Self / No Self

Below is my first Toastmaster speech. The assignment was called “The Ice-Breaker” and the task was to introduce myself to the group.

Hello everyone. Today I’ve been asked to introduce myself. Sounds easy, yes? But I ask:

Is there an abiding self who can be introduced?

Am I the nice Jewish girl from Chicago, never questioning the many rules of an orthodox religious practice?

Am I the radical anti-war activist attending six meetings a day, building People’s Park in Berkeley, demanding Third World Studies, and marching in the streets?

Am I the feminist working for women’s rights when the mainstream media and even public television found the movement to be amusing, even laughable?

Am I the artist, disillusioned with political activism, trying to create a new reality through art?

Am I the wife and mother, shaping a more evolved next generation?

Am I a research writer and graphic designer, contributing to public health? And learning to mediate at the university to help people to better communicate with one another?

Am I the humanist rabbi trying to foster interfaith dialogue with the goal of increasing understanding between people of all beliefs and trying to help alleviate suffering?

Am I the doting grandmother (bubbe in Yiddish) whose heart aches with love for her three grandchildren?

To be honest with you, I am torn between two ways of looking at this idea of the self. The first way is one that is inspired by Dogen Zenji, the founder of Soto Zen. He said (this is a very loose rendition):

“To study the Way is to study the self, to study the self is to forget the self, to forget the self is to be enlightened by all things.”

But then, there is the Chassidic tale about Rabbi Zusya:

Rabbi Zusya, a wise and pious man was near the end of his life and he was weeping. His students gathered around and asked him, “Rabbi Zusya, why are you crying? You have led an exemplary life.” Rabbi Zusya answered them. “When I die and go to heaven, the angels will not ask me, “Why were you not Moses, leading the people out of Egypt?” They will not ask me, “Why were you not Solomon, offering wisdom to the people?” They will ask me, “Zusya, why were you not Zusya?”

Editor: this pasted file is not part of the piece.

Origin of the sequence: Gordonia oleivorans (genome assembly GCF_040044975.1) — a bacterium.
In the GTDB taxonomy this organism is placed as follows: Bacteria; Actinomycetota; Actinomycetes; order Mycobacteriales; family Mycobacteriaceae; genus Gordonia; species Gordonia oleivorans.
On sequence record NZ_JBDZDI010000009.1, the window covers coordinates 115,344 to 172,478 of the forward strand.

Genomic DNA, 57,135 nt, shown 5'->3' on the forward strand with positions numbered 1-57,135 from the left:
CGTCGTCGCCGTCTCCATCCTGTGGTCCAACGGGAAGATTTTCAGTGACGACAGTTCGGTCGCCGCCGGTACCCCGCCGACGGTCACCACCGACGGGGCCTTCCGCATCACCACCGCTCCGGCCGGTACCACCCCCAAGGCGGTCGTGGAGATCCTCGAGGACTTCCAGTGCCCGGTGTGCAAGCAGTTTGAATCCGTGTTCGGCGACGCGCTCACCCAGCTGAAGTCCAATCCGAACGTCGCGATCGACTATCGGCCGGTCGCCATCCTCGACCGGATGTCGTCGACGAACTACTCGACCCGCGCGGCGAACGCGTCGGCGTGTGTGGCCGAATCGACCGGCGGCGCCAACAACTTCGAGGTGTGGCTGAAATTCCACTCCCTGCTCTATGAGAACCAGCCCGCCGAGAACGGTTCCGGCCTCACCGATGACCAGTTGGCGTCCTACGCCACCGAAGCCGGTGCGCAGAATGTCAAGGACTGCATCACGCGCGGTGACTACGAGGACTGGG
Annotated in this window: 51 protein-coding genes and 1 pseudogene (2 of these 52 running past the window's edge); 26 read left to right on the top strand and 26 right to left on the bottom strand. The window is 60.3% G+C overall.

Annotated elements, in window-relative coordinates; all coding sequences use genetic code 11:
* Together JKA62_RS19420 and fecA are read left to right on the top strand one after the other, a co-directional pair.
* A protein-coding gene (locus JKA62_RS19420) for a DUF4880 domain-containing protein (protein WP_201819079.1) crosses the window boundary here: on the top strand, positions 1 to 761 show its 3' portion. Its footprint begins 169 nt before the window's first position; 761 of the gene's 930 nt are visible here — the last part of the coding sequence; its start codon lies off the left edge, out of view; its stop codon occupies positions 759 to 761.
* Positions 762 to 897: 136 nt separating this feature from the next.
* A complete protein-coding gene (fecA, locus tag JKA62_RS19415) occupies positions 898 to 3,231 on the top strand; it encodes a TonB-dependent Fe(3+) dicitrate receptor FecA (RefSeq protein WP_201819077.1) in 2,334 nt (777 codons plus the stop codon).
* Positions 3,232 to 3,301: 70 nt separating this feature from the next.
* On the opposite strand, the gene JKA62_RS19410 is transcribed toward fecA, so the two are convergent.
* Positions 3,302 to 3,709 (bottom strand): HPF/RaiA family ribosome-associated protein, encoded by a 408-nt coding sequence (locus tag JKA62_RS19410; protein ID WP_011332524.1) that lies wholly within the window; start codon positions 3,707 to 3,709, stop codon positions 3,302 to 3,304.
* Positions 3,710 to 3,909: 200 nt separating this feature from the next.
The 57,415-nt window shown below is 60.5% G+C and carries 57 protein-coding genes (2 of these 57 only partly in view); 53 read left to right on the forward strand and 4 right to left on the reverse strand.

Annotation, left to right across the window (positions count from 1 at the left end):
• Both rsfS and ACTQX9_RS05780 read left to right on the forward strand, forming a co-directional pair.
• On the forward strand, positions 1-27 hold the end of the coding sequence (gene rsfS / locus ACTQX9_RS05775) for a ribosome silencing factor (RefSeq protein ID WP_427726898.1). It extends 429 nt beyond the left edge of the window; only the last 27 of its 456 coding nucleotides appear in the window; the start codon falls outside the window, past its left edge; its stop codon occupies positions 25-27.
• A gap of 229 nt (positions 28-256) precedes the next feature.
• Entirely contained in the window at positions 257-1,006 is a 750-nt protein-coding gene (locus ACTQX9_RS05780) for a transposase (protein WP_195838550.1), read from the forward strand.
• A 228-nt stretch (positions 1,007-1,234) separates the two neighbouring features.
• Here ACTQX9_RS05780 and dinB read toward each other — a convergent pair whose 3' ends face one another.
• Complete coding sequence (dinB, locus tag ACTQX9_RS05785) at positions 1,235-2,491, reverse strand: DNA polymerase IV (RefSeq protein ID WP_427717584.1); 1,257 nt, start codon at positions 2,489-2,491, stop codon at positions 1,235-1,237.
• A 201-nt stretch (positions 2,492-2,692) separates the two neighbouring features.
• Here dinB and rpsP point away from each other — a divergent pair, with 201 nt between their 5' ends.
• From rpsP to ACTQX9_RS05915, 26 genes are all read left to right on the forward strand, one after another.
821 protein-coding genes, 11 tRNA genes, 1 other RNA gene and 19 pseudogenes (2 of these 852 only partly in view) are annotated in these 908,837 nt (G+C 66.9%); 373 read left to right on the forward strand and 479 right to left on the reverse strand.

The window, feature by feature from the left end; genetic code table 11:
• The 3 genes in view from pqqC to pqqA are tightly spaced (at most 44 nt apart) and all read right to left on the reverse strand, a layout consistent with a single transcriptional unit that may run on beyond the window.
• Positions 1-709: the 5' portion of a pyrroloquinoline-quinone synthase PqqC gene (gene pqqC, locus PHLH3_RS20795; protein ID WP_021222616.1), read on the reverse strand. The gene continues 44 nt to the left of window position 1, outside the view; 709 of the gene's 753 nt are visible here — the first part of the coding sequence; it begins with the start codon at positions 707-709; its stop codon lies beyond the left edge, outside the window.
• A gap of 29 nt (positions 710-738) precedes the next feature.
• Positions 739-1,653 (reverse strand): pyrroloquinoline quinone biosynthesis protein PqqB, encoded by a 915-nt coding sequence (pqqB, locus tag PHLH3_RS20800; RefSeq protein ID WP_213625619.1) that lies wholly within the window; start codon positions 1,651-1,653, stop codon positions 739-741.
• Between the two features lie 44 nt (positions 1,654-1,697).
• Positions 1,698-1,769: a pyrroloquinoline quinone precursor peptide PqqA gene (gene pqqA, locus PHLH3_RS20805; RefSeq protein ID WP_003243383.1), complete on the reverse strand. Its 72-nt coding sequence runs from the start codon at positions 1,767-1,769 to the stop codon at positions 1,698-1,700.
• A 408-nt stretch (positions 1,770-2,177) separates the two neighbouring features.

No Self / Authentic Self

So, who am I – this person standing here before you all? Is there an abiding self who can be introduced? Would we want there to be such a self? If so, is there a thread that holds these selves together into one self?

Some people say that we are the stories we tell.

In that case, I am the forgotten self, the authentic self, the nice Jewish girl, activist, feminist, artist, researcher, designer, mediator, mother, rabbi, bubbe, toastmaster attendee, and I’m very happy to meet you.

Moving from fear to joy

Have you seen the “horse learning about water” video? Some say this video has gone viral. I try to understand why. Here’s the link, if you would like to see it for yourself:

I’ve been pondering why the video has so much power. For those of you who may not have access to the video, I’ll briefly describe it. We see a pre-teen girl sitting on a horse, leading it toward the bank of a body of still water, likely a pond. The horse is clearly afraid and backs up. 1HORSE APPROACHING WATER The girl leads the horse again – again the horse backs away. In the next scene we see the girl, now off the horse, leading the horse by the reins toward the water. 2HORSE LEADING ON FOOTThe horse backs away again. But the girl is patient and persistent. She puts her foot in the water, and circles of water radiate from where her foot entered. She does this repeatedly and the horse looks at the rings of water and appears interested and puts its hoof in the water to3HORSE GIRL SHOWING WATER CIRCLESo. Slowly, the horse appears to be more and more comfortable in the water. The girl leads it in further. The horse splashes the water with glee. 4HORSE SPLASHThe girl laughs and laughs and the horse, its comfort level quite high at this point, keeps splashing and splashing. The joy of the splashing is punctuated by the girl’s infectious laughter. Pure joy is expressed by the horse and by the girl. If we empathize with these two beings we experience deep fear, patience, curiosity, and joy all in a period of 2 minutes and 19 seconds!